Jack Whyte is probably one of Canada’s most prolific and popular authors of historical fiction, and his books have been translated into numerous languages, including all the major languages of Europe. In 2009, in recognition of his sales record in Canada alone, the Globe and Mail published a two-page tribute to him under the title, “One Pen, One Sword, One Million Copies Sold.” He is the progenitor and creator of seventeen historical novels that fall into three subcategories. Ten of them, known collectively as A Dream of Eagles in Canada, The Camulod Chronicles in the USA and Legends of Camelot in the U.K., are set in post-Roman Britain around the turn of the fifth century. All three editions comprise the same ten books — the text is unchanged and unchangeable — but the titles are different in each incarnation, since individual publishing houses, historically, have always had complete rights to govern everything else about the books within their own jurisdictions. Continue reading

Interview with LUCY ADLINGTON

AdlingtonL-AuthorLet’s start with an introduction: Who is Lucy Adlington?

I’m a writer, first and foremost. I’ve written novels that flirt with science-fiction and fantasy, but all with history woven through. I’m also a costume historian, which means I get to research and write about the myriad ways in which clothes give clues about cultures in the past and present.

Your new novel, The Red Ribbon, will be published by Hot Key Books in September. It looks rather interesting: How would you introduce it to a potential reader?

The Red Ribbon is my latest novel. It’s a story of a girl who has to make impossible choices when given the chance to survive in a nightmare scenario. It’s also about nurturing friendships during adversity. It celebrates hanging onto your own identity regardless of what’s stripped away from you. Continue reading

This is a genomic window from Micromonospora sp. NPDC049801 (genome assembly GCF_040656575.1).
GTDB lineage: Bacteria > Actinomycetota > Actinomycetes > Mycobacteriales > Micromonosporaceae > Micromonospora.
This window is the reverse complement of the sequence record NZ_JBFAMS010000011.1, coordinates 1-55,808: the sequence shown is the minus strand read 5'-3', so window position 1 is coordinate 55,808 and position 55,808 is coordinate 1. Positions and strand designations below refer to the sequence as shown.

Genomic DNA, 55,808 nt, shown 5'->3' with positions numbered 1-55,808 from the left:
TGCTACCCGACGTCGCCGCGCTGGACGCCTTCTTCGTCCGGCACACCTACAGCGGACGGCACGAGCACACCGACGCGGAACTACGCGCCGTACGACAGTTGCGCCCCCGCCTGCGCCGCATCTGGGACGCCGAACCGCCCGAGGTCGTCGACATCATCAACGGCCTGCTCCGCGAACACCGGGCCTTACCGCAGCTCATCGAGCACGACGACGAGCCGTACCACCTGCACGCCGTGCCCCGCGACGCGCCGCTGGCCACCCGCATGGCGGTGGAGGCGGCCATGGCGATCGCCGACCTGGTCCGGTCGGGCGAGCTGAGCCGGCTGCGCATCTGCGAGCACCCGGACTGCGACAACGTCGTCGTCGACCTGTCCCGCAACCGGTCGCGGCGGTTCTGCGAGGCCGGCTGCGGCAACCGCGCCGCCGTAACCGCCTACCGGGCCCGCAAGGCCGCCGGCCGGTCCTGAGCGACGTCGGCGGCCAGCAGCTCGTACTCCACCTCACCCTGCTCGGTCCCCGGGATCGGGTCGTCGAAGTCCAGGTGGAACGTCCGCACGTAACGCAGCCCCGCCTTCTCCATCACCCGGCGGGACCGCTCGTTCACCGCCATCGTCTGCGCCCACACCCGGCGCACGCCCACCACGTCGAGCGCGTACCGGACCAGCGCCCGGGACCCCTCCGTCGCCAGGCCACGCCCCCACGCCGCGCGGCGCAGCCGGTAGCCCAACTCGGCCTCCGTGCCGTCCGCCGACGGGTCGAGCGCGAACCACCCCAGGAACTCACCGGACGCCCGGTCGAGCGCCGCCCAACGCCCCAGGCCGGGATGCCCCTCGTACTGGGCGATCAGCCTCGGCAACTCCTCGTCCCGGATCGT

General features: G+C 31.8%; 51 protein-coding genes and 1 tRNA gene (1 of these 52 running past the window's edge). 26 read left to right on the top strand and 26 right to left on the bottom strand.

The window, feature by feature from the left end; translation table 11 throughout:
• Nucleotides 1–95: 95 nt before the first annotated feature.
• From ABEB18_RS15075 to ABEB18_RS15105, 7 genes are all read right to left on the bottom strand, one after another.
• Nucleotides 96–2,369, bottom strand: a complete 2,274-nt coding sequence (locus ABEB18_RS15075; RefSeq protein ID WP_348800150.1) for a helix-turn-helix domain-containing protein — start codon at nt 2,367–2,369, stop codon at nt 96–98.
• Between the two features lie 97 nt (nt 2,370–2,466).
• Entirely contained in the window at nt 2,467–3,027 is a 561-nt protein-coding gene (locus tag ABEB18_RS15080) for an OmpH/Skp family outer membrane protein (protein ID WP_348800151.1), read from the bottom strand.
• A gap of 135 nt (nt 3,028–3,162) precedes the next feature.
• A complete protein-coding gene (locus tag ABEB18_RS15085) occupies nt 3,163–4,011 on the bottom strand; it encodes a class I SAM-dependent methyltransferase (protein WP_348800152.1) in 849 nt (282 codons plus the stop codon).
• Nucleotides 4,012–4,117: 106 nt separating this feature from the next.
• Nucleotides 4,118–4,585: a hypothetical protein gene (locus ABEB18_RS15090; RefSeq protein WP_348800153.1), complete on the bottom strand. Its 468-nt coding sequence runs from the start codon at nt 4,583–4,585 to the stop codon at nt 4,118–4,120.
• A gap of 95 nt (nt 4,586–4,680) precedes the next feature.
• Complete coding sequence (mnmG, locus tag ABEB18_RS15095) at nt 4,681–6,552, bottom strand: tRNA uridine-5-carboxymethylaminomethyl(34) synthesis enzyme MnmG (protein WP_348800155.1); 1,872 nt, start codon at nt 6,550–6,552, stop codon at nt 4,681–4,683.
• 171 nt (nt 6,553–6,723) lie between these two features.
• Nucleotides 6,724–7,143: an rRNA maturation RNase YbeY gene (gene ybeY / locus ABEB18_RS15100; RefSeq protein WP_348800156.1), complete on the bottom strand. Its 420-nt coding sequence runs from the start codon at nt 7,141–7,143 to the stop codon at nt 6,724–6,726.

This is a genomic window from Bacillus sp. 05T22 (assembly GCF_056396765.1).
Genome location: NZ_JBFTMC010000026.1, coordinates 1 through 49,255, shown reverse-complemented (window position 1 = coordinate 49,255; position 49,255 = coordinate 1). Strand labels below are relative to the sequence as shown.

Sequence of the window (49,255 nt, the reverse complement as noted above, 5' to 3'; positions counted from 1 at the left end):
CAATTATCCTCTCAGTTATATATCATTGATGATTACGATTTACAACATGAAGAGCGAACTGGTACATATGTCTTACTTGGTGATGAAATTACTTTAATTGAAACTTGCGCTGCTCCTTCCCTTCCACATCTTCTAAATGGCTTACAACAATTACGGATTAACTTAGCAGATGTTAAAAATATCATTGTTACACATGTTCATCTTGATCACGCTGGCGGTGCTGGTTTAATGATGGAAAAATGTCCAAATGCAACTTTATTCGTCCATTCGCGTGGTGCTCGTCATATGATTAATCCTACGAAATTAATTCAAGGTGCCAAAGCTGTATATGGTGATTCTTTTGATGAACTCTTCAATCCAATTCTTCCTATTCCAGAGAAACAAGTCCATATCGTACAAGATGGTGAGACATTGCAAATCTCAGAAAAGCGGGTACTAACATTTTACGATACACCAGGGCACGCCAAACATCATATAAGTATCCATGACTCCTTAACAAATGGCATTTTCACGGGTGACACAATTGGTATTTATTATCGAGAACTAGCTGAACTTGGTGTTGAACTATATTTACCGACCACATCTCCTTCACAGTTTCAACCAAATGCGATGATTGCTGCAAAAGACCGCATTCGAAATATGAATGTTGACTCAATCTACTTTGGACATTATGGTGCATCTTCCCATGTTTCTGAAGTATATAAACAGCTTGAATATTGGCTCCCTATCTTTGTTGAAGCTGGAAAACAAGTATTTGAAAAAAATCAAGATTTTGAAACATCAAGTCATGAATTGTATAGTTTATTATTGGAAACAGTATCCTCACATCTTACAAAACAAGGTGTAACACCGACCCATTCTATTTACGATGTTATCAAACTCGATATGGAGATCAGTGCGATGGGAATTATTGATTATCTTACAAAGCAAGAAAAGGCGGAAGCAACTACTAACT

Interview with JAMES HENEAGE

Let’s start with an introduction: Who is James Heneage?

I am a fifty-nine year-old writer who’s spent his life involved in the worlds of books and history. In 1987, I set up Ottakar’s, which I built into a 150-bookshop chain before selling it to Waterstones in 2006. I’ve been a Booker Prize judge and Chaired the Costa Book Awards. I was Chair of the Cheltenham Literature Festival before founding my own festival devoted entirely to history: ‘The Chalke Valley History Festival’, which now attracts some 40,000 visitors a year. I’ve been a writer since 2010 and have written four works of fiction, all set in the 15th Century at the end of the Byzantine Empire, much of which are set in the Peloponnese. So I’ve built a house there where I now live for half of the year. Continue reading

Cover Reveal: THE GREEN COUNT by Christian Cameron (Orion)

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Today, we have a cover reveal for you! The Green Count is Christian Cameron‘s latest historical military epic, and the third in his William Gold series (also known as the Chivalry series). It is due to be published by Orion Books on July 13th, 2017. Here’s the synopsis:

Famagusta, November 1365. The world teeters on the brink of bloody political upheaval… and Sir William Gold is caught right in the thick of it.

After the bloody trials of Alexandria, Sir William Gold is readying for a pilgrimage to Jerusalem to ease the burden on his soul. He hopes, too, that the Holy City might allow his relationship with Emelye, cousin of the Green Count of Savoy, to develop.

But the Roman Emperor of Constantinople has been taken hostage by an unknown enemy, and the Green Count is vital to the rescue effort. It is up to Sir William to secure his support, but he soon finds that his past, and his relationship with Emelye, might have repercussions he had not foreseen…

Suddenly thrust onto the stage of international politics, Sir William finds himself tangled in a web of plots, intrigue and murder. He must hold true to his chivalric principles, and to his knights, if he is to save the Emperor and survive to tell the tale.

The first two novels in the series — The Ill-Made Knight and The Long Sword — are also published in the UK by Orion.